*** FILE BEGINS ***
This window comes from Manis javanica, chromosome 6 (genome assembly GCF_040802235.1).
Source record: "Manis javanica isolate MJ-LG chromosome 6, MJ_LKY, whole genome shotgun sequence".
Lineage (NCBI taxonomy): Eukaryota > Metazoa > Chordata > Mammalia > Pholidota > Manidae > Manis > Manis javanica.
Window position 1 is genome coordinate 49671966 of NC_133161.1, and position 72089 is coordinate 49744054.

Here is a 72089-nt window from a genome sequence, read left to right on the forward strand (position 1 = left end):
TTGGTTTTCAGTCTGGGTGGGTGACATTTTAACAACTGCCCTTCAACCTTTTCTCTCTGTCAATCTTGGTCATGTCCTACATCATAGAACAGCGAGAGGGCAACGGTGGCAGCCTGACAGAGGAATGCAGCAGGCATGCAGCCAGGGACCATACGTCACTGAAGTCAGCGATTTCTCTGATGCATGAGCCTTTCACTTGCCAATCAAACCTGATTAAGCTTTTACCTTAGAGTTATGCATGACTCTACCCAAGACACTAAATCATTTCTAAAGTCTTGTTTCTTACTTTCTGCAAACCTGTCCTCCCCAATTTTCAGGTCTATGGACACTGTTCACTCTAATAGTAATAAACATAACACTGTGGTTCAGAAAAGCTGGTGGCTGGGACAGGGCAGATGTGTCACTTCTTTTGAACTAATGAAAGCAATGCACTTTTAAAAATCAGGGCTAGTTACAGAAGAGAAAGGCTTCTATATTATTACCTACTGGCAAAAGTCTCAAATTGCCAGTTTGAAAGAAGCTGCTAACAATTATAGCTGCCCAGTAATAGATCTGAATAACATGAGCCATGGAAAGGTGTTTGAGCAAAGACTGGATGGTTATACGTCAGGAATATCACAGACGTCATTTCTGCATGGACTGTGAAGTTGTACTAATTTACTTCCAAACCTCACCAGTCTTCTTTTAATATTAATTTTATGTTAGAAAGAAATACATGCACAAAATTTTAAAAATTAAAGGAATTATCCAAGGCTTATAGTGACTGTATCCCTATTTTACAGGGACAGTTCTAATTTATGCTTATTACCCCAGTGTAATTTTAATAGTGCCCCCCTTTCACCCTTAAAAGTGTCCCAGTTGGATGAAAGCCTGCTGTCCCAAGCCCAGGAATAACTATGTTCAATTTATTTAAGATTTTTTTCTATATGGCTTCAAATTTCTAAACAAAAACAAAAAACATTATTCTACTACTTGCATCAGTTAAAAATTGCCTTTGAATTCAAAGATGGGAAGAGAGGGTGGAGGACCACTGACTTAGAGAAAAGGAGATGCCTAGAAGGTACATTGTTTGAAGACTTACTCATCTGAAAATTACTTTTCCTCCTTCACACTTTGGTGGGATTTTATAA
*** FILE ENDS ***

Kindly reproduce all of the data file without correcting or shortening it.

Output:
This window comes from Manis javanica, chromosome 6 (genome assembly GCF_040802235.1).
Source record: "Manis javanica isolate MJ-LG chromosome 6, MJ_LKY, whole genome shotgun sequence".
Lineage (NCBI taxonomy): Eukaryota > Metazoa > Chordata > Mammalia > Pholidota > Manidae > Manis > Manis javanica.
Window position 1 is genome coordinate 49671966 of NC_133161.1, and position 72089 is coordinate 49744054.

Here is a 72089-nt window from a genome sequence, read left to right on the forward strand (position 1 = left end):
TTGGTTTTCAGTCTGGGTGGGTGACATTTTAACAACTGCCCTTCAACCTTTTCTCTCTGTCAATCTTGGTCATGTCCTACATCATAGAACAGCGAGAGGGCAACGGTGGCAGCCTGACAGAGGAATGCAGCAGGCATGCAGCCAGGGACCATACGTCACTGAAGTCAGCGATTTCTCTGATGCATGAGCCTTTCACTTGCCAATCAAACCTGATTAAGCTTTTACCTTAGAGTTATGCATGACTCTACCCAAGACACTAAATCATTTCTAAAGTCTTGTTTCTTACTTTCTGCAAACCTGTCCTCCCCAATTTTCAGGTCTATGGACACTGTTCACTCTAATAGTAATAAACATAACACTGTGGTTCAGAAAAGCTGGTGGCTGGGACAGGGCAGATGTGTCACTTCTTTTGAACTAATGAAAGCAATGCACTTTTAAAAATCAGGGCTAGTTACAGAAGAGAAAGGCTTCTATATTATTACCTACTGGCAAAAGTCTCAAATTGCCAGTTTGAAAGAAGCTGCTAACAATTATAGCTGCCCAGTAATAGATCTGAATAACATGAGCCATGGAAAGGTGTTTGAGCAAAGACTGGATGGTTATACGTCAGGAATATCACAGACGTCATTTCTGCATGGACTGTGAAGTTGTACTAATTTACTTCCAAACCTCACCAGTCTTCTTTTAATATTAATTTTATGTTAGAAAGAAATACATGCACAAAATTTTAAAAATTAAAGGAATTATCCAAGGCTTATAGTGACTGTATCCCTATTTTACAGGGACAGTTCTAATTTATGCTTATTACCCCAGTGTAATTTTAATAGTGCCCCCCTTTCACCCTTAAAAGTGTCCCAGTTGGATGAAAGCCTGCTGTCCCAAGCCCAGGAATAACTATGTTCAATTTATTTAAGATTTTTTTCTATATGGCTTCAAATTTCTAAACAAAAACAAAAAACATTATTCTACTACTTGCATCAGTTAAAAATTGCCTTTGAATTCAAAGATGGGAAGAGAGGGTGGAGGACCACTGACTTAGAGAAAAGGAGATGCCTAGAAGGTACATTGTTTGAAGACTTACTCATCTGAAAATTACTTTTCCTCCTTCACACTTTGGTGGGATTTTATAA